Fixing Co-Pay Woes Promotes Cost Savings

By Staff Report

Mar. 13, 2007

U.S. health care costs continue to outpace inflation, a recent report suggests companies could do a better job of containing costs if they fine-tuned the way they wielded their main weapon: sharing the cost of health benefits with employees.

The report, from the Center for Studying Health System Change (HSC), a non-partisan policy research organization, argues that cost-sharing that is not targeted correctly may be ineffective or could even backfire.

One possible pitfall: Employees who are strapped for cash may fail to get the care they need, resulting in more serious health problems that cost employers more money down the line.

The fact that a small portion of employees account for a large part of medical costs also limits the effectiveness of cost-sharing, HSC says, because financial incentives are weaker once employees have exceeded their deductible. The report also noted that current cost-sharing measures generally are not designed to encourage employees to select more efficient providers or more effective treatments.

Ha Tu, a senior health researcher at HSC and a co-author of the report, says the 25 experts interviewed for the report were most excited about two approaches to designing cost-sharing. One involves identifying the medical services that provide the most clinical value and the employees who would benefit from those services. This approach also entails reducing cost-sharing to encourage employees to use those services. Tu notes, though, that “the clinical knowledge base isn’t where it needs to be to make those differentiations.”

The second approach is to provide incentives for employees to use efficient providers. The networks of high-performance doctors currently identified by some insurers are a version of this approach, but such networks focus mostly on cost measures, rather than on quality, Tu says.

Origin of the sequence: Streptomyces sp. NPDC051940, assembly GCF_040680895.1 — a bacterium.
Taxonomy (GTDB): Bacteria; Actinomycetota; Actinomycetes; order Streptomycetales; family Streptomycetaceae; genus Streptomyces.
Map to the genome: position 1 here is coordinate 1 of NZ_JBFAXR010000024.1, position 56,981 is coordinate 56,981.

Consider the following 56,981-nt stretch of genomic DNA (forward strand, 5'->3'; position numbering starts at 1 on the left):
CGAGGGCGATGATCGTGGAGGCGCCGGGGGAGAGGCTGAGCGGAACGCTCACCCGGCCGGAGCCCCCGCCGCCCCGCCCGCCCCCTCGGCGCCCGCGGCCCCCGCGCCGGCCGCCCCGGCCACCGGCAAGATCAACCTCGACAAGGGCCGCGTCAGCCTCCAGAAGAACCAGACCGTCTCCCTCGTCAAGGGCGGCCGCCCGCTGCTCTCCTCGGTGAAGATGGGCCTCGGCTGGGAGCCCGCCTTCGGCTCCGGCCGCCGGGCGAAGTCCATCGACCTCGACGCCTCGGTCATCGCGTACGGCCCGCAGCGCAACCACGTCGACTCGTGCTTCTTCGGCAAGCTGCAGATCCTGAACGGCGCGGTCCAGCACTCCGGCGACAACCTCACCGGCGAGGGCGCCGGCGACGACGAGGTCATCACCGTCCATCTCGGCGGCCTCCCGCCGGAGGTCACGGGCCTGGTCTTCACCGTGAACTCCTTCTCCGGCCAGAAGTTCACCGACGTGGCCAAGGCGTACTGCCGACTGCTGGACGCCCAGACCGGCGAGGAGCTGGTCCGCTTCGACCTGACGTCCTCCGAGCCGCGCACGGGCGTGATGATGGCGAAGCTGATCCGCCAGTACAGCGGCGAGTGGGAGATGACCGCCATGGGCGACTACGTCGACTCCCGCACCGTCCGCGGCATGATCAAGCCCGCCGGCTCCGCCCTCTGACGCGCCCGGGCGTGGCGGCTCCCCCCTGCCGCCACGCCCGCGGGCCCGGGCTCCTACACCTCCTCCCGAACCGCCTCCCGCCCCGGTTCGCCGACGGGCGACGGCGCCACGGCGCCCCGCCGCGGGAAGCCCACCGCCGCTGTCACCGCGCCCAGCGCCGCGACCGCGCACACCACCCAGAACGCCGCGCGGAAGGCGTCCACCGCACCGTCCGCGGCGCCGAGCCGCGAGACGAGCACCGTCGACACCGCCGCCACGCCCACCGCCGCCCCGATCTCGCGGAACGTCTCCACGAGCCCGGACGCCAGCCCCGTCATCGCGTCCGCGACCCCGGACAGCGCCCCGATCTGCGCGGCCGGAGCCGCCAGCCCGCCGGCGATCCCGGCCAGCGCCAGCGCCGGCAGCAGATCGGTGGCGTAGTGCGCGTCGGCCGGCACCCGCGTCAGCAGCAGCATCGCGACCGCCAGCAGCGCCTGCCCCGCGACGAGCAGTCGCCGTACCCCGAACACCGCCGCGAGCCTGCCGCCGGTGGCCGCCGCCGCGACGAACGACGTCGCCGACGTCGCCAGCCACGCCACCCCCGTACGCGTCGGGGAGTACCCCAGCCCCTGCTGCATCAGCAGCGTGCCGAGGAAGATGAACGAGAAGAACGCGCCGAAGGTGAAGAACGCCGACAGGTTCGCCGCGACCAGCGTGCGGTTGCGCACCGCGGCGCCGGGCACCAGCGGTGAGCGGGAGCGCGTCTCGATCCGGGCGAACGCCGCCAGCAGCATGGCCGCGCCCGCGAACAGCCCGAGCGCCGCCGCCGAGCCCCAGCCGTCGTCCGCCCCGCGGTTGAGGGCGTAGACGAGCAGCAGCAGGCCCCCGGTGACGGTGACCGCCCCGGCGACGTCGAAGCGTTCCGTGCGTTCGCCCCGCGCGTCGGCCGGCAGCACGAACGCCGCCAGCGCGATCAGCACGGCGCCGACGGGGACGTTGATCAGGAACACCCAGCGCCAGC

“The very widespread feeling is that these kinds of high-performance networks won’t take off until the quality measures are developed to the point where people have real confidence in them,” she says.

Another approach is to provide incentives to employees who participate in wellness programs. The report cited Johnson & Johnson’s 1995 offer of a $500 health insurance premium discount to employees who participated in such a program. That sent participation to 90 percent from 26 percent, although it has since tapered off from that 90 percent level.

Companies may shy away from wellness programs, however, when they compare the upfront cost with the amount of time it takes to see results, if only because the employee may be working for another company by that point, explained Glenn Melnick, director of the University of Southern California Center for Health Financing, Policy and Management. Melnick predicts that companies will focus on encouraging employees to become better health-care consumers rather than on wellness programs.

The HSC report says that innovation in the design of health plans is not that widespread. Companies want very clear evidence that an approach works before they adopt it, Tu says. “Companies are just very gun-shy of rolling out some expensive program and not seeing the payoff from it.”

The report also noted that the IRS regulations governing the health savings accounts (HSAs) used in conjunction with high-deductible health plans can limit innovation by companies. For example, the regulations do not allow companies to waive the deductible in high-deductible plans for care for an ongoing chronic condition, which limits a company’s ability to provide free drugs for employees with chronic conditions.

The report suggested making HSA regulations more flexible. For example, instead of mandating the same deductibles for all employees, the regulations could allow deductibles to vary according to employees’ incomes.

Susan Kelly

Filed by Susan Kelly of Financial Week, a sister publication of Workforce Management. To comment, e-mail

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